previews\ Apr 8, 2012 at 12:03 pm

PAX East 2012: War of the Roses hands-on


Paradox is no stranger to historical games. From games based on World War I, down to the Warring States of Japan, they have a game for just about any history buff that wants to try their hand at managing a country and its resources. War of the Roses is a different beast entirely. This time, the focus is shifted from being a strategy game, into a third person action game that is heavily focused on multiplayer.

The idea of the game is simple, choose from a variety of knights, outfitted with different weapons such as two handed longswords, to polearms, to bows and even crossbows, and take to the field and try to vanquish the enemy team. In this demo, we were only able to try out a single map, but it was quite expansive.

The biggest change here was the combat. Instead of simply relying on a click to attack, you first have to click to raise your weapon and then select a direction to swing it. Only be releasing the mouse button will you actually swing it. This of course only applies to melee weapons and not ranged ones. For example, if I wanted to swing my sword over my head, I would click and hold the mouse button, then slightly move the mouse in an upward direction, and release, which would then swing my sword down on my enemy.

This also opened up some very strategic maneuvers. For instance, when holding Shift, your knight will also sprint, giving your attack some added damage. I was able to charge my sword up for a thrust attack and then sprint towards my enemy, unleashing it into a devastating attack, assuming I didn't miss.

Ranged attacks were slightly more standard, as the right mouse button brought up your view in first person, and then the left mouse button fired. Though it seems like ranged knights have the advantage over melee knights, you'd be dead wrong. There is a risk and reward for using knights with ranged weapons. Since their reload of arrows are quite slow, they are usually susceptible to damage if they miss. It's also easy to miss since your enemies know they're being targeted, and then zig zag or jump in order to try and avoid your incoming fire. Though if you do score a hit, it does good damage, while keeping you at a distance and out of harms way.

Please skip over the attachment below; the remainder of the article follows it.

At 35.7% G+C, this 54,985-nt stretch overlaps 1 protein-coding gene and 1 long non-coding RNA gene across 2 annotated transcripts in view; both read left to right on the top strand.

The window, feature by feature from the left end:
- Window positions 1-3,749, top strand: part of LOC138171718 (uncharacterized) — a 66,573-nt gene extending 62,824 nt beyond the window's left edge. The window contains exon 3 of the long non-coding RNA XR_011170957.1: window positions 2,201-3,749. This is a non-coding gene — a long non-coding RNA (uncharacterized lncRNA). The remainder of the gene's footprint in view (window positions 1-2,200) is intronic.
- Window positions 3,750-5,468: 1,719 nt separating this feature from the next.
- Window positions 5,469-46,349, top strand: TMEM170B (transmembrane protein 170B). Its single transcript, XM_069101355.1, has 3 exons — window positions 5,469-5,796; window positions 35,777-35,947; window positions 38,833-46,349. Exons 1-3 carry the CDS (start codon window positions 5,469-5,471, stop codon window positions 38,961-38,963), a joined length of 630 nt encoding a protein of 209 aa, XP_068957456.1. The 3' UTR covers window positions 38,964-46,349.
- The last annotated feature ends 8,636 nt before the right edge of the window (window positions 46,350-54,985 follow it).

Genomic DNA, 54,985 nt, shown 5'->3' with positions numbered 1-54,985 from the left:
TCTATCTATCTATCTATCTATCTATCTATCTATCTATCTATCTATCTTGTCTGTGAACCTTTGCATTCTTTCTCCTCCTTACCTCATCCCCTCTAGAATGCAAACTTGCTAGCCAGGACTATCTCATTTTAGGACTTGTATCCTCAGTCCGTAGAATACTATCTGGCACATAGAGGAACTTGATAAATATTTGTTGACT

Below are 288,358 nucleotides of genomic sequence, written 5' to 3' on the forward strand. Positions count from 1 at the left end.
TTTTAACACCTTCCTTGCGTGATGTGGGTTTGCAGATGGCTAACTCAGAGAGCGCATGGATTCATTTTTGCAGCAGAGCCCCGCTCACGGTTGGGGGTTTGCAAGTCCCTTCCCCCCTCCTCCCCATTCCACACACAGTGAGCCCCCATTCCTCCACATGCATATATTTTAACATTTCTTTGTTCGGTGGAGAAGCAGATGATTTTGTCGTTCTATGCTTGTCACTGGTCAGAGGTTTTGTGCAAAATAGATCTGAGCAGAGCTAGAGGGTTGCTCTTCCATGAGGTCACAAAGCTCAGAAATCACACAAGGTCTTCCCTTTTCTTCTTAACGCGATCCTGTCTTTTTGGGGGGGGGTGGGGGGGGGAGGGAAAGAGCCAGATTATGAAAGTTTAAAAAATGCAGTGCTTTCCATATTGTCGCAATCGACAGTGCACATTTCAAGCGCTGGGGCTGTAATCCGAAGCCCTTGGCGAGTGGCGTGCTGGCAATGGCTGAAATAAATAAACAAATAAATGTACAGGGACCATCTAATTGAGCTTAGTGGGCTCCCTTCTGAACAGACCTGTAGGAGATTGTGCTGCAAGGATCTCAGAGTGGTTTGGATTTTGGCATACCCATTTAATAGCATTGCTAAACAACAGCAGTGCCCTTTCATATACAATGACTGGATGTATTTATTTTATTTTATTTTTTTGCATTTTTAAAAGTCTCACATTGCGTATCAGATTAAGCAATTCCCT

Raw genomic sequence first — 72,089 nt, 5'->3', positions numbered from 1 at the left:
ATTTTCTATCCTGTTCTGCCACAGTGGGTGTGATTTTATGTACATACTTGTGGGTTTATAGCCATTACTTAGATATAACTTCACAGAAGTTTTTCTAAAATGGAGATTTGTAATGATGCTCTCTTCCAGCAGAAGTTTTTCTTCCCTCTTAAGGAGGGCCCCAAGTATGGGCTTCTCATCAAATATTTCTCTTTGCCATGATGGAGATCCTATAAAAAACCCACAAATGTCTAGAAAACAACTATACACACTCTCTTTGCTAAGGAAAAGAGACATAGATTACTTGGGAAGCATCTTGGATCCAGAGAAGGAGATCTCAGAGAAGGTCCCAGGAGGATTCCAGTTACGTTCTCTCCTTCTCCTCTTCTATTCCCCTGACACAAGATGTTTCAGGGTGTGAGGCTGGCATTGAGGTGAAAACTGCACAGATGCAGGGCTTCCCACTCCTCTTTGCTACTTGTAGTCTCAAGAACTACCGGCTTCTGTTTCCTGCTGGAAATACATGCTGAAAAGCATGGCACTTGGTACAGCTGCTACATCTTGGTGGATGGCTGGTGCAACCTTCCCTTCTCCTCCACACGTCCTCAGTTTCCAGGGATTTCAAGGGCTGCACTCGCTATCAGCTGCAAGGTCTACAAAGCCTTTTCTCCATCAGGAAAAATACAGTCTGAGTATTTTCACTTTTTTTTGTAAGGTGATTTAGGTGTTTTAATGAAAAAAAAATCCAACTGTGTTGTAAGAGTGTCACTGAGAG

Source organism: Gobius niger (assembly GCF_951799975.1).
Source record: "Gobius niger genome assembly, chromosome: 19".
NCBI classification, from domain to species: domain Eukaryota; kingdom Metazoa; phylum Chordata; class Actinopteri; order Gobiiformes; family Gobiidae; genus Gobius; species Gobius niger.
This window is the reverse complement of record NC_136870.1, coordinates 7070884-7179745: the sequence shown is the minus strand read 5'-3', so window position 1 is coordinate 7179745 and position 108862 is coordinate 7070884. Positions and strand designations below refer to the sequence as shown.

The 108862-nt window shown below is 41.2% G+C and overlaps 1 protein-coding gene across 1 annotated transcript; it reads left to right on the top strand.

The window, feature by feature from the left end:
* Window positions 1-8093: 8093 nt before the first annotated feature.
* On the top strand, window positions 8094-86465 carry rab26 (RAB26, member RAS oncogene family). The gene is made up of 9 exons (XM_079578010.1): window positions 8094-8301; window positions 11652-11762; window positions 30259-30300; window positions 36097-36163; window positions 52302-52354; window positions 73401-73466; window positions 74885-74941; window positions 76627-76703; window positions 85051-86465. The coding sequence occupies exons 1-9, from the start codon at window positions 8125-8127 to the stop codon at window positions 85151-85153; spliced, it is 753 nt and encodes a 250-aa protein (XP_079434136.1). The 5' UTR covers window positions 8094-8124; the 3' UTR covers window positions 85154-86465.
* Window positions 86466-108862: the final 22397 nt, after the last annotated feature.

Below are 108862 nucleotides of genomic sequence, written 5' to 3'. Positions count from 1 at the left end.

The most satisfying feature however is the execution. When you kill an enemy, it remains in a downed state until executed by you, or revived by a teammate. The executions are always a blast to watch, not to mention the person who is being executed gets to see it from their first person view. Awesome!

Though the game is still in pre-alpha state, it looked damn good. The environment was richly detailed, and even every knight had some impressive detail to their armor, right down to the mesh. What's also important to note is that the environment is just as much part of the gameplay as your enemies are. Obstacles in your way when swinging can negate your damage, and therefore can be used for defensive positions. Enemy and friendly positions need to be taken into account as well. You can't simply charge in swinging into a group of enemies engaged with your team, since a wide swing into your teammate can kill him just as easily as you would an enemy.

War of the Rosesstill has some time until release, as it's projected to launch on Steam either late August or early September. Make sure to stay tuned for our continued coverage of War of the Roses, as well as upcoming Paradox games.

About The Author
Mike Splechta GameZone's review copy hoarding D-bag extraordinaire! Follow me @Michael_GZ
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